In the field of financial securities, the integration concept has now become a crowding issue. Because due to the vast introduction of various securities the people are becoming, specially the investors and issuer of different securities, confused with various securities. They want all those items in a single place. Not only this, if the integration can be done in a real sense, there are variety of advantages with lower cost of dealing with those items. But to drive with those advantages the integaration precess need to be dealt which holds variety of forms with complex process of integration. Which ultimately brings huge benefit for the both issuer and the investors.
Financial market integration:
Financial integration is the process through which a country’s financial markets become more closely integrated with those in other countries or with those in the rest of the world. It implies the elimination of barriers for foreign financial institutions from some (or all) countries to operate or offer cross-border financial services in others. This may imply linking banking, equity and other types of financial markets. For example, a country with uniform tax laws and regulation usually has an integrated financial market because there are no circumstances where one's return will be reduced because of tax restrictions or different regulation. In other words, in an integrated financial market, investments of the same risk always have exactly the same expected return. The European Union is an example of an integrated financial market.
Movement of financial market integration:
The integrated stock market movement has got the momentum during 1980s where financial linkages among developed economies have grown stronger and have opened up additional channels for cross-border relation. Market liberalization/deregulation, technological advances and removals of statutory controls are the reasons of rapidly increase of the integrated stock market movement. Many of these factors have interlinked economies and have given a higher degree of stock market integration during the volatile period like as explosion of a financial crisis, war, or political instability.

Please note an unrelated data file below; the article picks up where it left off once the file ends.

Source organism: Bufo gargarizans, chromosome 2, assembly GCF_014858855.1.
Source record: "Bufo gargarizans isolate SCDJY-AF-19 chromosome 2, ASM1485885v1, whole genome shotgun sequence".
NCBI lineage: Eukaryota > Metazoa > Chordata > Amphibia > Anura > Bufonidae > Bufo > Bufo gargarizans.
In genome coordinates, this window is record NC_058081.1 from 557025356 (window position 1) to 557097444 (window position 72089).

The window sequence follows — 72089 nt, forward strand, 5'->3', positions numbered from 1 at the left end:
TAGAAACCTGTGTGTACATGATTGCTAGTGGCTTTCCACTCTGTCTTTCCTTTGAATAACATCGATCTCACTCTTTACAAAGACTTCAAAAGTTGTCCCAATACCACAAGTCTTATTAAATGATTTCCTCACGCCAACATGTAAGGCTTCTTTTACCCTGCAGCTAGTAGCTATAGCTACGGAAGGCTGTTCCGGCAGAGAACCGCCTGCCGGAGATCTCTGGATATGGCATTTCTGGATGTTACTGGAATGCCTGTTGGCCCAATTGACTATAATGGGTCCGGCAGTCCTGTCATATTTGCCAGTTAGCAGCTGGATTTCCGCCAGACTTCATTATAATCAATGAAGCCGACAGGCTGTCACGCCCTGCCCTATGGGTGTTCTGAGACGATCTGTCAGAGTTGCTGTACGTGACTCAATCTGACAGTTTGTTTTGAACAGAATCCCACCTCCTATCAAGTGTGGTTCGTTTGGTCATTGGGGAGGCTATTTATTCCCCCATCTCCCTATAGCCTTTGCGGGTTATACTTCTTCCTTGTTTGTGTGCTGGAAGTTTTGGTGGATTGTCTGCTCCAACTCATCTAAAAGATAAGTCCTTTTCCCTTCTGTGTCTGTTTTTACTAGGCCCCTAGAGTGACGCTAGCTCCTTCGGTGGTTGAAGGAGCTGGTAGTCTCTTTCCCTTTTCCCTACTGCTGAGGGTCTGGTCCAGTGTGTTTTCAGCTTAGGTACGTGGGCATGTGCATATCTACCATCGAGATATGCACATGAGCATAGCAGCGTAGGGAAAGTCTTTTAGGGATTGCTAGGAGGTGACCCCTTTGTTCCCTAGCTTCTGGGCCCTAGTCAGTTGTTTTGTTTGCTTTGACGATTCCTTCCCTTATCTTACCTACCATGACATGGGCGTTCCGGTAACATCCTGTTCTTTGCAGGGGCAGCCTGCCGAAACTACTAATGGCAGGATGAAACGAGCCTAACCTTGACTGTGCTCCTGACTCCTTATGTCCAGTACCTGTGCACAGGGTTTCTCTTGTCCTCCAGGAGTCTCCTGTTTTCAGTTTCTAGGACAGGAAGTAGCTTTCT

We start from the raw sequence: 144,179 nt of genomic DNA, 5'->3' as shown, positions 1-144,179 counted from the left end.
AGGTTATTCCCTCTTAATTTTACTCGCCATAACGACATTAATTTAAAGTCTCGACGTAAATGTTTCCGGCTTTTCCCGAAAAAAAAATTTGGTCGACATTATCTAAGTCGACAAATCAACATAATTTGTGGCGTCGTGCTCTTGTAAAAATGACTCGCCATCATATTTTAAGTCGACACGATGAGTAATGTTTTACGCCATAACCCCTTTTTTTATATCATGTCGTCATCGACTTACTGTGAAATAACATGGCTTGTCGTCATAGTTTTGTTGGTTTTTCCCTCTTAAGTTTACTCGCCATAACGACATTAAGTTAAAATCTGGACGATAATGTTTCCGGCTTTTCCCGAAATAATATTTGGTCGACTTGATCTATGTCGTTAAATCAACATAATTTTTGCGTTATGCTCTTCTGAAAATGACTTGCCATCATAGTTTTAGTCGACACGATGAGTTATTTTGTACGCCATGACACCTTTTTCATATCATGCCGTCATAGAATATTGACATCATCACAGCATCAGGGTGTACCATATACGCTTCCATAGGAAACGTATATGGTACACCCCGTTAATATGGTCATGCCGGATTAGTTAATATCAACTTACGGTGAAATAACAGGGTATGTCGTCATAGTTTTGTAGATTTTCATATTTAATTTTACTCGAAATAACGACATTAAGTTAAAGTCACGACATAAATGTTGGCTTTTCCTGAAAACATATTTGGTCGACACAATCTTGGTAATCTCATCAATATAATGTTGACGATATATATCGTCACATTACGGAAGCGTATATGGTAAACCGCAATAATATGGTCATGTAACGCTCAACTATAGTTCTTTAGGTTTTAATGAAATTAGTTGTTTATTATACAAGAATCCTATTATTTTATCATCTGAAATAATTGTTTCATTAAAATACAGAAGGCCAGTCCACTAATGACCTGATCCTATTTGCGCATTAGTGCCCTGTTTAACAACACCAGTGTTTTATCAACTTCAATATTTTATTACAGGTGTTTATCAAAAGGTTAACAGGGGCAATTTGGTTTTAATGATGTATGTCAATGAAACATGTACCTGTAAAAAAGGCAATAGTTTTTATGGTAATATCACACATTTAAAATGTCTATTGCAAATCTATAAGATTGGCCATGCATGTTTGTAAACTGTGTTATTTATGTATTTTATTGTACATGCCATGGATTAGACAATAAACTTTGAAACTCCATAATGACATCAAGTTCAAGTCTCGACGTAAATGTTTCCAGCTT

Financial Market Integration
The waves of financial liberalization since the middle of the 1980s and the subsequent deregulation of financial markets had facilitated massive capital inflows to the Asian economies. These inflows helped these economies to take off, but the accumulation in massive foreign positions and the significance of valuation effects arising from exchange rate fluctuations constituted the core issue of global imbalance that caused subsequently the Asian financial crisis. However, The Asian financial crisis had not deterred the global development of financial liberalization and integration. After the Asian financial crisis, various arrangements have been established to promote regional financial cooperation in Asia. These initiatives have been driven by a number of reasons. The inadequate response to the Asian crisis of 1997–98 and its associated contagion effects could be profound. Therefore, coordinated effort is believed to limit damage of financial shocks. The trend for development in regionalism, including the rise of Asian giants such as China and India that might have altered the global economic order, has also facilitated the need for Asian economic cooperation and integration. Moreover along side the Asian crisis the historical financial crises, including the latest one in 2007-2008 global financial crisis, have opened up a tremendous interest for determining the underlying factors that might explain how stock markets are correlated with one and other for better understanding the causes of the sudden and simultaneous deterioration of wealth that occurs during crises periods. To investigate the propensity of one country to be affected by global shocks have enormous value for preventing future crises. As our countries become...